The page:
Jesus said to the blind man, “Go; your faith has made you well.” Immediately he regained his sight and followed him on the way.
The Greek word most commonly translated as “save” in the New Testament, sozo, can also be translated as “heal.” According to Strong’s Concordance, it means to heal, preserve, save, make whole.
Nothing speaks more highly of God’s desire for healing than the incredible systems of protection and repair within our own bodies. The immune system cures most of the illnesses that attack us. Wounds heal, bones knit together, and tissue repairs itself in miraculous ways we rarely think about unless something goes wrong. At best, doctors and nurses assist God’s healing work, supporting and encouraging human wholeness in every respect.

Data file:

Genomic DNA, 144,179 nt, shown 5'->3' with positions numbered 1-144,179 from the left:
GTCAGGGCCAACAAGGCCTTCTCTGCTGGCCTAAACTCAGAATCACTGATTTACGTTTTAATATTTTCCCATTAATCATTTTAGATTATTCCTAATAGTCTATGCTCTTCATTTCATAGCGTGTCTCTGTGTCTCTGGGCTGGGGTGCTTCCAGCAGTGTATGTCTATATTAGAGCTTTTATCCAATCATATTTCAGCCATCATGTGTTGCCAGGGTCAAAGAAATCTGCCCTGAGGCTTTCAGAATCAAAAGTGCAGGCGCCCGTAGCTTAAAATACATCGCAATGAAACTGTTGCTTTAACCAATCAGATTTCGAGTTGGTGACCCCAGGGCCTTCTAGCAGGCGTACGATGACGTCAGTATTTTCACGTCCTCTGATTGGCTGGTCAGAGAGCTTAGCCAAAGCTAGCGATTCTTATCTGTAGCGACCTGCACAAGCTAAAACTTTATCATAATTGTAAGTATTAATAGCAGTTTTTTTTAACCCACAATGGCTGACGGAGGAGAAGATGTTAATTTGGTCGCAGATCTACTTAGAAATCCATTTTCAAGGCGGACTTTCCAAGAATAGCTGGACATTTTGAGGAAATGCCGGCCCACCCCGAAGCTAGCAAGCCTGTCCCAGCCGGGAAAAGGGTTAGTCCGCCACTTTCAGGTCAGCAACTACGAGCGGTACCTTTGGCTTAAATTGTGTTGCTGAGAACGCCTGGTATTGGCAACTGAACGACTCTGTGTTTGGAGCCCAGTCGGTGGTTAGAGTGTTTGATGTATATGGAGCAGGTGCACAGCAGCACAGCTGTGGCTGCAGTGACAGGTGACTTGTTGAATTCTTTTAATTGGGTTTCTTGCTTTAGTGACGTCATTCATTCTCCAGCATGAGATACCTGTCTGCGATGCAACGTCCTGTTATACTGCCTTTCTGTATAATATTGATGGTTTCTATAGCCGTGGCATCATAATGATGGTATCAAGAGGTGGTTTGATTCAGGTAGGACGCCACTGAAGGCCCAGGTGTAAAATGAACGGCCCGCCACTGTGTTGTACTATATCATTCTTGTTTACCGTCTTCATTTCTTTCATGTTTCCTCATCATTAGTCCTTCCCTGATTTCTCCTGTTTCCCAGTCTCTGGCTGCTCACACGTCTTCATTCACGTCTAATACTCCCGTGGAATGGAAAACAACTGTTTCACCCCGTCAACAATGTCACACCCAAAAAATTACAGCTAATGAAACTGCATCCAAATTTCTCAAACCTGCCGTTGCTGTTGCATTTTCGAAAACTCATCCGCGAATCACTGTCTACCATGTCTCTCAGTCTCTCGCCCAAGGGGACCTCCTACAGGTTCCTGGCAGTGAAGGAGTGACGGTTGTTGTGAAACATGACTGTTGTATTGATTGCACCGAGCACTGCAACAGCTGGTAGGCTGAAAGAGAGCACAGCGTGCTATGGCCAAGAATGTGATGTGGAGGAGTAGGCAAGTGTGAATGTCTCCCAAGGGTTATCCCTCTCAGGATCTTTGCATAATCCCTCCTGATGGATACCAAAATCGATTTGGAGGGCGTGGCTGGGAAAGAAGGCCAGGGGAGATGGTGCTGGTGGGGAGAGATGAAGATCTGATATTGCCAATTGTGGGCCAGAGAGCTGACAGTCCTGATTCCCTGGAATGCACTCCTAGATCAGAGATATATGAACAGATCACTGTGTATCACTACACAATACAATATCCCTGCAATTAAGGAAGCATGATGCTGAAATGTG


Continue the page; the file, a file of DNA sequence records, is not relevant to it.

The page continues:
Healing from a Christian perspective is the process of moving toward wholeness in body, soul and spirit, not just for individuals but for communities as well. Central to God’s model of health and wholeness is not medicine but reconciliation—to God, each other and creation.
2012 Lenten Meditations, Episcopal Relief and Development